Continuous ~~~~~~~~~~~~~~~~~~~News Service Since 1881
111, Number 32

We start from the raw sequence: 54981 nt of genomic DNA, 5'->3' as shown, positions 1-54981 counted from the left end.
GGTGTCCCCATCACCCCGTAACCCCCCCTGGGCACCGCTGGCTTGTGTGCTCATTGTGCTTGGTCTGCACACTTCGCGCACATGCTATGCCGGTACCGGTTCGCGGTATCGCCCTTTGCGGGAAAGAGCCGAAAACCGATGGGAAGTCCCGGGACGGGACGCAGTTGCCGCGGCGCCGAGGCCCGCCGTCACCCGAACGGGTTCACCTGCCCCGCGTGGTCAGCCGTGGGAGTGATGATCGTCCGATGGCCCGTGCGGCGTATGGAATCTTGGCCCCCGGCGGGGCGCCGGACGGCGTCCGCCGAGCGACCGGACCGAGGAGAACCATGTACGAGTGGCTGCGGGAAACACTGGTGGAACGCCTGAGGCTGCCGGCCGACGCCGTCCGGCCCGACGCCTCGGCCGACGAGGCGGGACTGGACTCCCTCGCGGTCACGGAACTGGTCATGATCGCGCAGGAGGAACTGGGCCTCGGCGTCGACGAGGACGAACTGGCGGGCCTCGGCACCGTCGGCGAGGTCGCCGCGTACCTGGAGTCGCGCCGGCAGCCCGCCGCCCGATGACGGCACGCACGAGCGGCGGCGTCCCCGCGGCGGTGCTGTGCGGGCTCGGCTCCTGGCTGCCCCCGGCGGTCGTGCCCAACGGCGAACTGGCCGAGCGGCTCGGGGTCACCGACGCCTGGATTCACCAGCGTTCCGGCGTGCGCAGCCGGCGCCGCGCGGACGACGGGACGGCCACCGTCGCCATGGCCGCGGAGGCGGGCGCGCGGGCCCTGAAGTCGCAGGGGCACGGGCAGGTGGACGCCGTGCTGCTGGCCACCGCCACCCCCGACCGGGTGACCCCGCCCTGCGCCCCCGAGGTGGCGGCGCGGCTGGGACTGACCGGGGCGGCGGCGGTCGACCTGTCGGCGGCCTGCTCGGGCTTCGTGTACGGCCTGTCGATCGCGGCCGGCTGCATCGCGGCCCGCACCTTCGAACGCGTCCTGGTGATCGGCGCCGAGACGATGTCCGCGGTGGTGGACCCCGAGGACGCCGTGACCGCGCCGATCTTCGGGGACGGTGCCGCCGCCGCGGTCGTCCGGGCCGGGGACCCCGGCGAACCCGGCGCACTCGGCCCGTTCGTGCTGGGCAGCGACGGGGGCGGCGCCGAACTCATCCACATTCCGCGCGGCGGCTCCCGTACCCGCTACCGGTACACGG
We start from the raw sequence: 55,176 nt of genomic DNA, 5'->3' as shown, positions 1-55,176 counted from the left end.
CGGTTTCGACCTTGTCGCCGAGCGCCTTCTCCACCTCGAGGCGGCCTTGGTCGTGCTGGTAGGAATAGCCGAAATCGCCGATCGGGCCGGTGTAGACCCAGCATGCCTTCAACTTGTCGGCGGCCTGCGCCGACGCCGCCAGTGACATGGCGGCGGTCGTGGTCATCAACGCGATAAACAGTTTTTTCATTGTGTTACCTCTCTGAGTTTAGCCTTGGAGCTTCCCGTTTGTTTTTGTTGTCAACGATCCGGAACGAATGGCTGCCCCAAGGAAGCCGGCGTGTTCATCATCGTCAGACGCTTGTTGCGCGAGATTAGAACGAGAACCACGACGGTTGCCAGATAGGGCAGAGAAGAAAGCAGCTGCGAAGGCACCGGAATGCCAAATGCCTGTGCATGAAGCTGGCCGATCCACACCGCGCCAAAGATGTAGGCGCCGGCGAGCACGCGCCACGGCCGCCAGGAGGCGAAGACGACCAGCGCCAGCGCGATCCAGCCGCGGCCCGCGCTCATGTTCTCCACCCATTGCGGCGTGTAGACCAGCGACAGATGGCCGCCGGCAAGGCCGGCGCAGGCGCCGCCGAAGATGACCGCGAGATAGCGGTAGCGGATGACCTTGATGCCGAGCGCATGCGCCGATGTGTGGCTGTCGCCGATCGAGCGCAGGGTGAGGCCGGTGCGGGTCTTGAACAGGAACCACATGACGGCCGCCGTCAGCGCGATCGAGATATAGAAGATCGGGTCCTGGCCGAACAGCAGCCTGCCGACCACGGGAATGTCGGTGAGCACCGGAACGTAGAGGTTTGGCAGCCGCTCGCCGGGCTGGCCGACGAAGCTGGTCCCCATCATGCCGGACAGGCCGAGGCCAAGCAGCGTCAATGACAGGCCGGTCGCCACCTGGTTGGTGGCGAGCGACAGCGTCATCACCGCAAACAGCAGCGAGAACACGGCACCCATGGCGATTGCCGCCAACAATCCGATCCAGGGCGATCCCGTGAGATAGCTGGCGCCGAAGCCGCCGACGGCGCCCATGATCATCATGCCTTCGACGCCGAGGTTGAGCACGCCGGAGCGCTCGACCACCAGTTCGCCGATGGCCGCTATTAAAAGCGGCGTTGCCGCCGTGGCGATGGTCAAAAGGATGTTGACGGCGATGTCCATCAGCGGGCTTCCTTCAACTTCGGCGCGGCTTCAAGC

Fu~sedge IL d-orrnS c:-cit ed a's p robl e n By Brian Rosenberg Overall, things were -fine"'9 Frank J. Leibly III '93, BTP rush Fraternities and independent IFC Rush Chairman kenneth c h a ir'. living groups-cited -lk of access A.. Chestnut -'92 was unavailable tB. sevemrl 1ho6uis-_s" r'ushto freshmen, active rushing by for comment. went as smoothly as, or- even betdormitories -and possible changes Many individual fraternity ter than, most years. Delta Tau in Institute orientation proce- rush chairs felt differently, how- Delta gained 12 new members, dures as reasons for the below- ever. .Freshmen seemed- more in- exactly the number they were average rush many experienced. terested in staying in dorms than looking for. Scott T. Rickard Jr. Several houses called rush, a :suc- they:have been," said Phi' Kappa '92, the fraternity's rush chair, -atcess, however, and a few gar- Sigma Rush Chair Robert M.,Po- tributed his house's success to nered larger classes than they had lansky -'92. He added that PKS 'help from alumnni and "intense expected. had been lotking for -eight fresh- rushing by our brothers." As of last night, fraternities, men, but ' wound· up with only Zeta Psi's rush was also right and ILGs were reporting 314 five pledges. Polansky cted nu- on target at 19-4,£[shmen. One pledges, not including Phi Gam- merous other problems, including member called it 'goodyear ma Delta (Fiji), for which statis- trouble with Clearinghouse and for meeting guys." -g~: tics were not available. apathy at dormitory desks about Although Advisor to Fraterni- signing freshmen in and out. Andrew T. Liu '92, rush chair ties and Independent Living --Many houses felt restrictions for Phi Sigma Kappa, said things Groups Neal H. Dorow refused on the release of freshmen's went "exceptionally well." PSK to comment on this year's rush,, phone numbers hurt their rush got 19 pledges, though they had he told The Tech last year that efforts significantly. After much -been looking for only 13. Liu atbetween 360- and7 3 freshmen^ -efftrf,! N6 Deltafound only. sev tributed his house's Success to the pledge in an average year. en of the nix freshmen theywere motivation of its seniors. 'SeLate last night, 11 houseslooking for, and attributed much niors are the most experienced again, not, including Fiji had of their 'difficulty to the lack of rushers, and if they are motivatbids still outstanding. phone numbers. ed, you can have a really good InterFraternity Conference Beta Theta Pi, which got 5 rush," he said. President Holly L. Simpson '92, more freshmen than the 12 they Fenway House enjoyed unusual felt that- "rush went pretty well." expected, also reported that success this year, with nearly She added, "People 'are con- freshmen disappeared for long twice as'many people coming cerone' t - we Ic :me s